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The St Vincent and the Grenadines context
Philip Nanton

There is a longstanding debate among analysts of the Caribbean about the notion of ‘civilisation’ and its meaning for the region. In the Caribbean, civilisation, work and language have been linked, admittedly in different ways and with different priorities, from colonial-through-postcolonial analyses from Anthony Trollope to George Lamming. Ian Strachan’s Paradise and

in Frontiers of the Caribbean
Open Access (free)
The potential and limits of EU development cooperation policy
Karin Arts and Anna K. Dickson

This conclusion presents some closing thoughts on concepts discussed in this book. The book assesses the record of development cooperation from the Treaty of Rome to Lomé, and beyond to Cotonou. It also assesses the implications of the trends identified for future development policy and to conceptualise the role of European Union (EU) external action in the realm of development. Development policy constitutes a key aspect of EU foreign policy. The negotiations for future African, Caribbean and Pacific (ACP)-EU trade aim to create free trade areas between the European Community (EC) and sub-regions of the ACP group. The Cotonou Agreement proposes finally to end the preferential trade margins accorded to non-least developed ACP states in favour of more liberal free trade agreements strongly shaped by the World Trade Organisation (WTO) agenda.

in EU development cooperation
Philip Nanton

Margaret Atwood’s thriller Bodily Harm ( 1998 [1981] ). While the two novels omit any direct reference to a specific country, they speak strongly to the particularity of the smaller Caribbean islands. Finally, I read two political memoirs by Prime Ministers of St Vincent for what they reveal about the frontier: that of James ‘Son’ Mitchell, Prime Minister from 1984 to 2001, and the other by his successor, Ralph

in Frontiers of the Caribbean
Sabine Clarke

promoted as institutions at the cutting edge of international scientific research whilst at the same time performing an important service in stimulating industry across the British Caribbean and wider Colonial Empire. The potential of new industry based on the use of cane sugar was endorsed in a report sponsored by the Caribbean Commission, and singled out for praise by the mission of British industrialists that had visited the Caribbean in 1952. When Colonial Office officials considered the achievements of Britain in terms of technical work of benefit to the colonies

in Science at the end of empire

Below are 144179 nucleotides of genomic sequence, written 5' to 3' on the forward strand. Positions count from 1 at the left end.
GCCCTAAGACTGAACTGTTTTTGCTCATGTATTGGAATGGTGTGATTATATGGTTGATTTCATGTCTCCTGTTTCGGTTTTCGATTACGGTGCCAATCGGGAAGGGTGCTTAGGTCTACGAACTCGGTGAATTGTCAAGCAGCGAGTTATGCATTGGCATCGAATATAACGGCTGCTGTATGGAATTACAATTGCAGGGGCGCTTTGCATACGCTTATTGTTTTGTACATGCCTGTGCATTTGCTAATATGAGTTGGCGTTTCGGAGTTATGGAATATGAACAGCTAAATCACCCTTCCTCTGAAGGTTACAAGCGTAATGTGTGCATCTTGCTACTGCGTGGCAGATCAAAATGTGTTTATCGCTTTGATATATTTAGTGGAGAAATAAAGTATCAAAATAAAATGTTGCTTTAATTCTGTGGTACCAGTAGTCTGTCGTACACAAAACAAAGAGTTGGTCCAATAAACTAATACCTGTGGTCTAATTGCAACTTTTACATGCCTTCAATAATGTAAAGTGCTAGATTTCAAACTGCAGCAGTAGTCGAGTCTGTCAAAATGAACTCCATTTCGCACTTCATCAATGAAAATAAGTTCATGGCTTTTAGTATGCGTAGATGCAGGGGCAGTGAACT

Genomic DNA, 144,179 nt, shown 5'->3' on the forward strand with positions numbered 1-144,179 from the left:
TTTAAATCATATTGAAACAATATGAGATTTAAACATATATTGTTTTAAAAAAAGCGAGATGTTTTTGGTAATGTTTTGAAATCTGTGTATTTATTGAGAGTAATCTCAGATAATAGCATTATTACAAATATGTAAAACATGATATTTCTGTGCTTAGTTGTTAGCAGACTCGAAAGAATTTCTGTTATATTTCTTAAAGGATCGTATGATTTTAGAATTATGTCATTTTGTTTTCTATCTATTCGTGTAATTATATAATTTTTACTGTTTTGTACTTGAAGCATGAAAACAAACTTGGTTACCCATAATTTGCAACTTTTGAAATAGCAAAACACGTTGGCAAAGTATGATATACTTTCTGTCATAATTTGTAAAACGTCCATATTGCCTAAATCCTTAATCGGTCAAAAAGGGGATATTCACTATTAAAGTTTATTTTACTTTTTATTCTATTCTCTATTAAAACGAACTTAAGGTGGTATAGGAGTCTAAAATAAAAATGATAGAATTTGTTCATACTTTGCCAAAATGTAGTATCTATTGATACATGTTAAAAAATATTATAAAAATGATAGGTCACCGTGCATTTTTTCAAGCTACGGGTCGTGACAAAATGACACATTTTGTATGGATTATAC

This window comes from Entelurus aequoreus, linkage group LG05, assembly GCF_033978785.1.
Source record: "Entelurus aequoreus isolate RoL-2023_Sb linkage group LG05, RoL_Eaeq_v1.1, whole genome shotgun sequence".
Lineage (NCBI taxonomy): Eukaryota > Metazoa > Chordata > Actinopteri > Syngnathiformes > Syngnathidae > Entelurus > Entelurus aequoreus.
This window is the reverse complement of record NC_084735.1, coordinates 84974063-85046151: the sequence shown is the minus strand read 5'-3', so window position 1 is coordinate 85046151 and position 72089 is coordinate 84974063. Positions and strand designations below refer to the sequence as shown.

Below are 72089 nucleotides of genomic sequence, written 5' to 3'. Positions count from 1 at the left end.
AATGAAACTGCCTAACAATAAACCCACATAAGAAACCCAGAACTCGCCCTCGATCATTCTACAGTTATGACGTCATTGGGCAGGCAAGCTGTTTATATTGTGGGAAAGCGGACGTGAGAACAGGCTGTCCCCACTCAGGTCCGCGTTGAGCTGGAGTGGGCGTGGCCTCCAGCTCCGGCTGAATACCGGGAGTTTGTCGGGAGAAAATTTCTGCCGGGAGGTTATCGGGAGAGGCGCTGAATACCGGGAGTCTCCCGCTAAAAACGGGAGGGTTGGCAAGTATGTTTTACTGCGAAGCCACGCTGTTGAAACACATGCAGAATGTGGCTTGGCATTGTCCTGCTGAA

Open Access (free)
Sue Thomas

‘devices’: ‘Sex’; writing a narrative around ‘an English or American character’ in a Caribbean setting; and ‘Race’. His horror at being categorised as the ‘West Indian’ author of Guerillas might be related to the fact that it does have these stock narrative motors of the popular fiction he so despises, including a ‘quick-to-strip’ female protagonist. While anathematising all of these mechanisms, Naipaul

in West Indian intellectuals in Britain
Open Access (free)
Feminism, anti-colonialism and a forgotten fight for freedom
Alison Donnell

When we think about the factors that have contributed to the beginnings of a West Indian British intellectual tradition, we would commonly bring to mind the towering figure of C. L. R. James and his comrades of the pre- Windrush generation, such as George Padmore. It would also be important to acknowledge the generation of nationalist writers and thinkers based in the Caribbean itself, such

in West Indian intellectuals in Britain
Open Access (free)
Philip Nanton

century to the political, economic, social or cultural development of their native land’ (John, 2009 : n.p.). Entitled Pioneers in Nation-Building in a Caribbean Mini-State , the volume drew on conventional frontier notions of individuals from various professional backgrounds – education, press, business, agriculture – who fought against great odds and worked tirelessly to improve nature

in Frontiers of the Caribbean
Trevor Burnard

understanding the visceral meaning of the systemic violence that was exerted against African people. That violence happened first in Africa as they were loaded onto slave ships – James Stanfield in a poem on ‘the Guinea Trade’ described them as part of a business that was a ‘vast machine’ that while ‘assum[ing] the honours of a honest trade … had, beneath a prostituted glare [a] poison’d purpose’.5 It continued in the Americas, where Africans were transformed into slaves and were worked relentlessly, especially on sugar plantations, where conditions were harsh – Caribbean

in A global history of early modern violence
Harold Moody and the League of Coloured Peoples
David Killingray

In the century following 1850 the West Indies produced a steady flow of West Indian intellectuals, predominantly men, who either spent short spells of time in Europe and North America or who lived outside the Caribbean for a good part of their lives. A significant early figure was Edward W. Blyden; 1 in the twentieth century there were Marcus Garvey, George Padmore, C. L. R. James, Eric

in West Indian intellectuals in Britain
Robbie Shilliam

that Martinique itself witnessed revolts and rebellions just before, during and just after the Haitian Revolution (Geggus 1996 ). The whole of the Caribbean was in ferment, of course. It is, then, somewhat alarming to find that Fanon effectively quarantines the Haitian Revolution to the realms of colonial unbelief, where Hegel himself had consigned it. In its

in Recognition and Global Politics